As CIOs continue to embrace the “as a service” model for infrastructure, they’re also becoming less satisfied with their outsourcing experience, according to IT World Canada’s fifth annual Canadian CIO Census, sponsored by CA Technologies.
While half of the 164 CIOs responding to IT World Canada’s online survey said they had expectations met by their outsourcing partners, many were not satisfied. Twenty-eight per cent said the outsourcing experience had “fallen below expectations.” Only 10 per cent said outsourcing was exceeding their expectations.
That’s a worse report card than cloud services received. There, 19 per cent of CIOs said their expectations were exceeded, 51 per cent felt their expectations were met, and only 17 per cent felt it was below expectations. Other CIOs responding just thought it was too early to say either way.
Of course, some CIOs are just happy to keep things in-house as well. That suits Sumon Acharjee, CIO at North York General Hospital, fine. He recently added Pure Storage’s all-flash data platform to host his mission-critical applications and patient data, including electronic health records. The hospital only refreshes its IT infrastructure every seven years because of tight government budgets, so taking on an outsourcing or cloud infrastructure service that inflates his operating expenses just is not an option.
“The way the performance of a hospital is measured, IT is considered overhead,” he says in a phone interview. “The more operational expenses you incur, the more disincentive it is in terms of acquiring funding, so we need to keep our operational dollars as minimal as possible.”
While cloud service providers often push using “OpEx” budget instead of the high capital expenditures required to set up internal infrastructure, government funding is set up to support CapEx. With the Pure’s Evergreen Storage program that deploys once and then delivers upgrades for a decade, Acharjee knows his OpEx costs are under control.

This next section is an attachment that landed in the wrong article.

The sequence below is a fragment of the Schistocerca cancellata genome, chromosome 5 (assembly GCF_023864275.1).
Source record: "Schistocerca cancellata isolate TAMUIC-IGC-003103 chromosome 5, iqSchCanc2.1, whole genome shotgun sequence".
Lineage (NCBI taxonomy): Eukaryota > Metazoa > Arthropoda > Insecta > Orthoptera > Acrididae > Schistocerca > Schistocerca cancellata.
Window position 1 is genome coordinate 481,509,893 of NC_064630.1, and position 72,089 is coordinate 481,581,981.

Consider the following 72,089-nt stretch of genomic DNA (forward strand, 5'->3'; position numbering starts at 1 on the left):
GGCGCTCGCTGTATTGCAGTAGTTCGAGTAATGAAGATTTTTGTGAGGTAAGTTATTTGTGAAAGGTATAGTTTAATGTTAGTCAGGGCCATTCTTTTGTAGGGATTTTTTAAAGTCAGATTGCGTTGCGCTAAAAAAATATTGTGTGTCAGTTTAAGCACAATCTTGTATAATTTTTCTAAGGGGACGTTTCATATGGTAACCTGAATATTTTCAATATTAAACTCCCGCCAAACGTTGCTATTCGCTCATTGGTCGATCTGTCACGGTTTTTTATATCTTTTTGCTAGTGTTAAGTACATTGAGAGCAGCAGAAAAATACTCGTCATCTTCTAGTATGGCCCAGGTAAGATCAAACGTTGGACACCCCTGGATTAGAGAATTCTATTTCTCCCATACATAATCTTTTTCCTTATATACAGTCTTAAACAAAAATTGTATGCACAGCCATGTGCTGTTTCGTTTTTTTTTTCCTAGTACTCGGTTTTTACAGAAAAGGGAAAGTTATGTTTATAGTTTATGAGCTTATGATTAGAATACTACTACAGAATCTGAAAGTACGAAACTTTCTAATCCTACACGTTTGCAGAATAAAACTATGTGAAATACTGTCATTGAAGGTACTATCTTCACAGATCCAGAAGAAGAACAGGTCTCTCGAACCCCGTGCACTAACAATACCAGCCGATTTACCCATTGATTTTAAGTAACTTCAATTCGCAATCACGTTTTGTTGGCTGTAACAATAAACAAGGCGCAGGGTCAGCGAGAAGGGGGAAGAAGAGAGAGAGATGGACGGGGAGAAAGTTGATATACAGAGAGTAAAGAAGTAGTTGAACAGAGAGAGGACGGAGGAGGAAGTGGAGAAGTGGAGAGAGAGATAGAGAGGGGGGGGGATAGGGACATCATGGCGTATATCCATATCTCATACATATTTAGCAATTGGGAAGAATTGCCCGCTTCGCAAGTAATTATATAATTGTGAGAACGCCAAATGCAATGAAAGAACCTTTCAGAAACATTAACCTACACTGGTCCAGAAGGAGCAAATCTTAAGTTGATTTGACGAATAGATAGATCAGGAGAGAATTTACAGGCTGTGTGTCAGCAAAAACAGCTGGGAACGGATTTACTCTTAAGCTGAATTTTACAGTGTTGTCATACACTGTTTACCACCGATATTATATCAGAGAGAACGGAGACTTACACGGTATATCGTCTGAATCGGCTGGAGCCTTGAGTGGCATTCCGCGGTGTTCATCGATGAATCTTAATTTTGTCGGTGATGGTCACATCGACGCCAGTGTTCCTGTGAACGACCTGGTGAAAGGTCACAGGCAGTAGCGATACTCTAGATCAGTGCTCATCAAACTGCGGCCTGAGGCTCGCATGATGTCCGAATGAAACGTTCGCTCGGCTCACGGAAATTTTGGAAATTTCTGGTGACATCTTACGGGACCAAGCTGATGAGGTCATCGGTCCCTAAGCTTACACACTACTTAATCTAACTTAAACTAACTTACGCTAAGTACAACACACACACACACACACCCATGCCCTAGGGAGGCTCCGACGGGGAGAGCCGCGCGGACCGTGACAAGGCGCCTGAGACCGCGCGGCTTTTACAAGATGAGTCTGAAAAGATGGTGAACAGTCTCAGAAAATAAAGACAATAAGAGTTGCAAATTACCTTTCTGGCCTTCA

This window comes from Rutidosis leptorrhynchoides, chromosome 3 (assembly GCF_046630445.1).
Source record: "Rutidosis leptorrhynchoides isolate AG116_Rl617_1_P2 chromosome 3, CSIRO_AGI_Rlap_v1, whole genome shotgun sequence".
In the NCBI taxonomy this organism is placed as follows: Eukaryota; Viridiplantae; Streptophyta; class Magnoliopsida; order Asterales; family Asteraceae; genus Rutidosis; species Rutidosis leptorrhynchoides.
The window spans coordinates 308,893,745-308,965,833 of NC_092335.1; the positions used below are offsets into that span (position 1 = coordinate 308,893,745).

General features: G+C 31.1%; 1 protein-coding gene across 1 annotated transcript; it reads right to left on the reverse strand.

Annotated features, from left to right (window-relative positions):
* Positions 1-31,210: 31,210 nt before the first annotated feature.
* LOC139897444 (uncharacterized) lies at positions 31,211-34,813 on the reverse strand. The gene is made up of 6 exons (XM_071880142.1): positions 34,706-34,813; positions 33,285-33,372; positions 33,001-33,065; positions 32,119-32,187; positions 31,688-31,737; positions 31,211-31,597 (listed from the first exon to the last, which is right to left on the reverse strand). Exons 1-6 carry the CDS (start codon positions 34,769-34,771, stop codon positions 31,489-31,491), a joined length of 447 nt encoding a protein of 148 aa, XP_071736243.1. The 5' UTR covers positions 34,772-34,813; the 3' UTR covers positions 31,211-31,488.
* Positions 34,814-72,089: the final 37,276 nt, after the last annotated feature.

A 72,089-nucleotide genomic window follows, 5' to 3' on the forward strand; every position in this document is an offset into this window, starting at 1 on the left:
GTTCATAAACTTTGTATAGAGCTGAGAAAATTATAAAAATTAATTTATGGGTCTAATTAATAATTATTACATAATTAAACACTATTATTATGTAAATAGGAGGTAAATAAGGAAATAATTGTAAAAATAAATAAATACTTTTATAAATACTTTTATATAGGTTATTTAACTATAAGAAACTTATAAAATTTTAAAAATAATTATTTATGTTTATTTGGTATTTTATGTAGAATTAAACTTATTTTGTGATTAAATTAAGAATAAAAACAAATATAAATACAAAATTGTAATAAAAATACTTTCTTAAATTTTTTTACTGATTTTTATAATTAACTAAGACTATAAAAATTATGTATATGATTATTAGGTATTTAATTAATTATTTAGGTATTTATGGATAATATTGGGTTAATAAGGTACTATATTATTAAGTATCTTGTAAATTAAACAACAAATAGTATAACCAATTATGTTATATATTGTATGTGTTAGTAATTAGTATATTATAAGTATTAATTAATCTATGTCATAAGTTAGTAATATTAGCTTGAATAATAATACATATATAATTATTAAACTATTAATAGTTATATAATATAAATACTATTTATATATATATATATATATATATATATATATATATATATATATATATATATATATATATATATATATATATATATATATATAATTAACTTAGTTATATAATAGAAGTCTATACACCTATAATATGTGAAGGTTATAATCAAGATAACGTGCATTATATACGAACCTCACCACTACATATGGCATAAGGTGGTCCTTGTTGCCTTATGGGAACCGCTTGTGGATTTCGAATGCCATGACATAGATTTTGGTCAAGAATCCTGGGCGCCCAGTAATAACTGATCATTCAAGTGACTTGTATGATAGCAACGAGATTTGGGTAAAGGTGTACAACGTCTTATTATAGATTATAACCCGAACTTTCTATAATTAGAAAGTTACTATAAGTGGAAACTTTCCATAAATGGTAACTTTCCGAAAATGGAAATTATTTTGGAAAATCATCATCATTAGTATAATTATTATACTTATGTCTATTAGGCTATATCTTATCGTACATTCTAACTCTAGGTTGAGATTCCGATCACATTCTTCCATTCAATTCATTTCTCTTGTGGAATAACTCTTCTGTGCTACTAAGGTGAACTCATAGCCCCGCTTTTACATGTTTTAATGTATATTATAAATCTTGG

In-house shops provide more control
But it’s not just public sector firms that are opting to keep data centres under their thumb. At nutritional supplements maker Iovate Health Sciences International Inc., Kevin Newcombe, director of IT, says he sees no need to outsource.
“It’s better to have control over your own applications,” he says. “If we want to make a change, we make it. We don’t have other people controlling our software.”
Part of the motivation to keep the data on-premises is the intellectual property that his company must protect as its competitive advantage. The formulae that make up its various health supplement products are all unique to Iovate, thanks to its research and development investments in health sciences.
But Newcombe isn’t surprised that other IT leaders are disappointed with their outsourcing experience.
“I don’t think the evolution is there for people to be hands-off and allow others to give them the right response and the quick turnaround times that business requires today,” he says.
According to the CIO Census, the most common benefit sought by CIOs from their outsourcing partners is a reduced time spent on infrastructure. Congruously, the number two benfit sought is the ability to focus on their core business.
So it may be that companies that don’t see IT infrastructure as absolutely crucial to keep under their watch are those that seek outsourcing more often. Other popular benefits sought from outsourcing include: better efficiency, reduced costs, and improved employee productivity.
Back at North York General Hospital, Acharjee feels he’s getting all that out of his new flash storage arrays, an IT project that he describes as transformative to his business.
“More of the patient record is becoming electronic,” he says. “A lot more data is going in, with richer data files. We need a platform that can keep up with that and be resilient. You could outsource that and let it be someone else’s problem, but this allows us to keep it integrated and provide future growth and capacity.”
The census results don’t foreshadow a decline in outsourcing, just a stagnation of the activity. Most (55 per cent) firms say they expect their usage of it will remain flat for at least two years.